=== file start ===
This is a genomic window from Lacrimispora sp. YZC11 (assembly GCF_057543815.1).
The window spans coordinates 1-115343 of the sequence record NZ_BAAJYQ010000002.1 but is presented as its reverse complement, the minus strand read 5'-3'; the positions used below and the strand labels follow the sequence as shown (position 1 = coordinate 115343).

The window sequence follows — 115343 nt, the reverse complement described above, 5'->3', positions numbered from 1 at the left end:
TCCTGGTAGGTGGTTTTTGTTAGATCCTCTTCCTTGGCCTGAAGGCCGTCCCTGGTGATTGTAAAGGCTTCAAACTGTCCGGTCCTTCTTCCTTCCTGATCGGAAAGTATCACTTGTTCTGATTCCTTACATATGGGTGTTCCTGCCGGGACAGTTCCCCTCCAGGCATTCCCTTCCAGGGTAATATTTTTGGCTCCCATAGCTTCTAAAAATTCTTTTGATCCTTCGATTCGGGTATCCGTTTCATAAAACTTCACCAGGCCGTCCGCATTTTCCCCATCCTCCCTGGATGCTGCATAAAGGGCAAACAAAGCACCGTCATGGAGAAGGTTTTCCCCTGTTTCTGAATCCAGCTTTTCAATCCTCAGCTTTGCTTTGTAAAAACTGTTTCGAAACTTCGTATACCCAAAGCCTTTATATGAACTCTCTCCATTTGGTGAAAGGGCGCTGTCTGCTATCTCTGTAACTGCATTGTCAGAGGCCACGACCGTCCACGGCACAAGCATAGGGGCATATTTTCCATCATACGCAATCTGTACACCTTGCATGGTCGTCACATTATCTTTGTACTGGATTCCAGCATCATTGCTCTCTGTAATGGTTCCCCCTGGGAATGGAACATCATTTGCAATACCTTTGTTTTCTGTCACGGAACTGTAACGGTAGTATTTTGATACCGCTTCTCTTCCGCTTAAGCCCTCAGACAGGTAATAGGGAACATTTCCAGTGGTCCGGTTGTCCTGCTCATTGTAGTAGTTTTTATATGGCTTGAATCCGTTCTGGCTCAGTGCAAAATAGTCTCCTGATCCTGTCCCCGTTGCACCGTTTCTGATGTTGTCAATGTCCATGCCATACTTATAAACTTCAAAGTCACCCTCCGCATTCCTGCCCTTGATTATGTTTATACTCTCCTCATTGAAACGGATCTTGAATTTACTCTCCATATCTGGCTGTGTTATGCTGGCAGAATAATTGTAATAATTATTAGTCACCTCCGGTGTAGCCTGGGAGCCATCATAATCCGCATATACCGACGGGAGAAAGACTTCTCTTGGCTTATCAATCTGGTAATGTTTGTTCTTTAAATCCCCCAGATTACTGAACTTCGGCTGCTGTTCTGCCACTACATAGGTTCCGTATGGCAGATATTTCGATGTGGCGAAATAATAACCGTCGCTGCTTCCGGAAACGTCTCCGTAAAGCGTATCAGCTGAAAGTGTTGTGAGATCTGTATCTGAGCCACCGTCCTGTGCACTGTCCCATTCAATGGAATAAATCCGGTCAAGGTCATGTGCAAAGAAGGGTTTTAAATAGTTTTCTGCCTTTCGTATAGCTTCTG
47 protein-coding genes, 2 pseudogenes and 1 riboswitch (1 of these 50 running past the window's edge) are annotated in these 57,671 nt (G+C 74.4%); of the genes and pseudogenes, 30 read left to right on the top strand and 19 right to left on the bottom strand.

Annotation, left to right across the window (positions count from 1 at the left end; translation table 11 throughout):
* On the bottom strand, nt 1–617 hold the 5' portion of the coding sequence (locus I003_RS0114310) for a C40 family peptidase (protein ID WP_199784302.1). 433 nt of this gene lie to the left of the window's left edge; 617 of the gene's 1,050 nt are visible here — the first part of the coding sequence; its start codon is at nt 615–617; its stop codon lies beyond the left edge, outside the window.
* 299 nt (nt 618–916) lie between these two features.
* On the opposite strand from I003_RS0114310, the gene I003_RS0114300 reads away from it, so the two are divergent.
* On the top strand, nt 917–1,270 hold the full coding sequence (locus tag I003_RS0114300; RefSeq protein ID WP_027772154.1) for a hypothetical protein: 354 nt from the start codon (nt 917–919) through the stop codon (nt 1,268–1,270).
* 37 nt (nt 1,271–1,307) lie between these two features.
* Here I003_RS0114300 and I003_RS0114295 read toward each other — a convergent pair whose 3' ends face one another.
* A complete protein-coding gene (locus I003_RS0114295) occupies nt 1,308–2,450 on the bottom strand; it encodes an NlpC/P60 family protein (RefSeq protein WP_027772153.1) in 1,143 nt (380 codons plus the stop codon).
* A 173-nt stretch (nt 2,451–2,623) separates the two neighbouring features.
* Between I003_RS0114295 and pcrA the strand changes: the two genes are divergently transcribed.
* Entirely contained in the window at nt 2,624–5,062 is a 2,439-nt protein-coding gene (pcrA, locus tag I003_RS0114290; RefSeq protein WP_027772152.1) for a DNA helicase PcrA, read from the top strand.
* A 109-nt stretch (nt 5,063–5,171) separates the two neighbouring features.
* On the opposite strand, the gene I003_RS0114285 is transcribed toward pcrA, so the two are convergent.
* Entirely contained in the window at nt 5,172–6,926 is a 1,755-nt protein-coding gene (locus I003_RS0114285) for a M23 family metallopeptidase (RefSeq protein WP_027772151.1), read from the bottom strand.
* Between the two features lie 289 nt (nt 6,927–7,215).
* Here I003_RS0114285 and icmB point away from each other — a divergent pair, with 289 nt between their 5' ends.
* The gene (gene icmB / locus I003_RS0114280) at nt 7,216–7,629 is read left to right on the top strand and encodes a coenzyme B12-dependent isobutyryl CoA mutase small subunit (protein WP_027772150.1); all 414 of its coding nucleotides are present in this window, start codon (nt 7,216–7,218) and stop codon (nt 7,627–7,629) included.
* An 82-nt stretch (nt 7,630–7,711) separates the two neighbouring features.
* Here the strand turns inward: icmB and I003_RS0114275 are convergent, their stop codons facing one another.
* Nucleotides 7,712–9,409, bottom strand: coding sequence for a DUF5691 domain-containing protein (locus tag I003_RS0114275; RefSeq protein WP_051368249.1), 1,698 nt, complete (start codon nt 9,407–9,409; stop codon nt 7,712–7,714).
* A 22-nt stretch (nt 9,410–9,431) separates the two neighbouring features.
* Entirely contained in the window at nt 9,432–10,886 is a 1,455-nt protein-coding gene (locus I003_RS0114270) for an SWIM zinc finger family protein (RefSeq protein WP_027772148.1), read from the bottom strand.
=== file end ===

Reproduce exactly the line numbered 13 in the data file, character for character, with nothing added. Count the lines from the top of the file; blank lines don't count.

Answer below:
* A complete protein-coding gene (locus I003_RS0114295) occupies nt 1,308–2,450 on the bottom strand; it encodes an NlpC/P60 family protein (RefSeq protein WP_027772153.1) in 1,143 nt (380 codons plus the stop codon).